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HTML, XHTML, and CSS Bible, Fifth Edition by Steven M. Schafer

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Appendix D. CSS 2.1 Selectors Quick Reference

IN THIS APPENDIX

  • Basic Element Selectors

  • Descendant Selectors

  • Child Selectors

  • Adjacent Sibling Selectors

  • Class Selectors

  • ID Selectors

  • Attribute Selectors

CSS selectors are specific patterns used to match elements that will have the corresponding properties applied to them. CSS has many different patterns to match many different aspects of elements—their name/type, class, ID, place in the document hierarchy, and more.

In addition to using a single pattern to match elements, you can also combine patterns to create more specific matches. For example, the following selector matches all h1 elements:

h1 { properties }

If you need more specificity, you can add a class selector as in the following example, which matches all h2 elements with a class of section :

h2.section  { properties }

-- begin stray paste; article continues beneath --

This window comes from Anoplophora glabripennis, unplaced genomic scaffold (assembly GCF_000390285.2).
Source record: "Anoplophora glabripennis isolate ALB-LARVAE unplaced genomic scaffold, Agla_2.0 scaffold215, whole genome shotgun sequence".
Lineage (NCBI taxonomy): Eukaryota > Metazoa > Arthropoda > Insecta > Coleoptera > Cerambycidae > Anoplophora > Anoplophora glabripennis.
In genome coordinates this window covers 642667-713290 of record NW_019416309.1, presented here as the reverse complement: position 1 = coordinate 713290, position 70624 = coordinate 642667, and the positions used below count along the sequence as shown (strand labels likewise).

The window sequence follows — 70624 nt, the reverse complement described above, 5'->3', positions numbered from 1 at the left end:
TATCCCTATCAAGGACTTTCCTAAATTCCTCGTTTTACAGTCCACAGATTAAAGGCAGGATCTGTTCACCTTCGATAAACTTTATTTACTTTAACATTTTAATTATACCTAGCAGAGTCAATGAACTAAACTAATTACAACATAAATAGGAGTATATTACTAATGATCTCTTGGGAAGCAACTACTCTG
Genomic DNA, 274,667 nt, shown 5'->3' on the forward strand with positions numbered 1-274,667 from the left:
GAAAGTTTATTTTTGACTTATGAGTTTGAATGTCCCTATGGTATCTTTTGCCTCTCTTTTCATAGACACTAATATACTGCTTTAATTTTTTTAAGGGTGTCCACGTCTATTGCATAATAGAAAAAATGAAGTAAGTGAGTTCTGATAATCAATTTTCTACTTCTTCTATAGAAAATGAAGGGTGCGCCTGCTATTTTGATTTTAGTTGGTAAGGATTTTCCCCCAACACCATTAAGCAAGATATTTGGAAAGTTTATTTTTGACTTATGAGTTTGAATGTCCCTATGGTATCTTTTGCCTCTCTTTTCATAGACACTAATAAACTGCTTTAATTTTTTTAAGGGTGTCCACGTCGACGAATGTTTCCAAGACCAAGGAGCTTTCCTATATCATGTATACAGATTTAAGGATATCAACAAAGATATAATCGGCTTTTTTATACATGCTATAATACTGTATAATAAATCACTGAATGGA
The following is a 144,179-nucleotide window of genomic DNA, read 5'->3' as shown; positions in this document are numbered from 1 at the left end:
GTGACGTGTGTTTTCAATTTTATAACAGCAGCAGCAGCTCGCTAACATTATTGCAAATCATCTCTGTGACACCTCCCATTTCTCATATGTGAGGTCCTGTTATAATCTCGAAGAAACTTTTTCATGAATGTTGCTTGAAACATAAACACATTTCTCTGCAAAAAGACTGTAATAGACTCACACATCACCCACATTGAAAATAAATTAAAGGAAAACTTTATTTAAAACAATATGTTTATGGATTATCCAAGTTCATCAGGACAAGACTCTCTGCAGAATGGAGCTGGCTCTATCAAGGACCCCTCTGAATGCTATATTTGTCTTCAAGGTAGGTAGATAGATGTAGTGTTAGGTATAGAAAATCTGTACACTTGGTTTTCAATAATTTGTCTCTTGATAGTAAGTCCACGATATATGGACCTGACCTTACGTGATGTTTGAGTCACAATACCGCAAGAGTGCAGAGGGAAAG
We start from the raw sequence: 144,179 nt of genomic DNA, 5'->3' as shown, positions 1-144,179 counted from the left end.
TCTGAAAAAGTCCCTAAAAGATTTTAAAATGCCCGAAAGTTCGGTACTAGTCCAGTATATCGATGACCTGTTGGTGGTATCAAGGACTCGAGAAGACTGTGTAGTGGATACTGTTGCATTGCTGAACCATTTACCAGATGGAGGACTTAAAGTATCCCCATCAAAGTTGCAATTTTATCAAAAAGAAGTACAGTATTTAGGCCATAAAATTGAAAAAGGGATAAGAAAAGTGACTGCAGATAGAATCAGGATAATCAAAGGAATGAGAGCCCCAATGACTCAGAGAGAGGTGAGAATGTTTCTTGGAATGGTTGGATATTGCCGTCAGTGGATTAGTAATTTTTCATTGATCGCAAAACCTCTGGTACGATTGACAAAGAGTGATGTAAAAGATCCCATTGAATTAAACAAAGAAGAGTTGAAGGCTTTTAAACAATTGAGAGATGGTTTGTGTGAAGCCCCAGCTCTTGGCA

You can take the selector even one step further by adding a descendant selector, as in the following example, which matches all h2 elements with a class of section that are also descendants of h1 elements:

h1 h2.section  { properties }

The following sections provide a quick reference into the various CSS selector patterns.

Basic Element Selectors

The basic element selectors are used to match specific elements by name (e.g., p, h1, and so on).

Syntax:

E { properties }

Matches all E elements.

Syntax:

* { properties }

Matches all elements.

Note

The universal selector (*) guarantees only a universal (all element) match if it is the sole criteria in the selector. If additional conditions are ...

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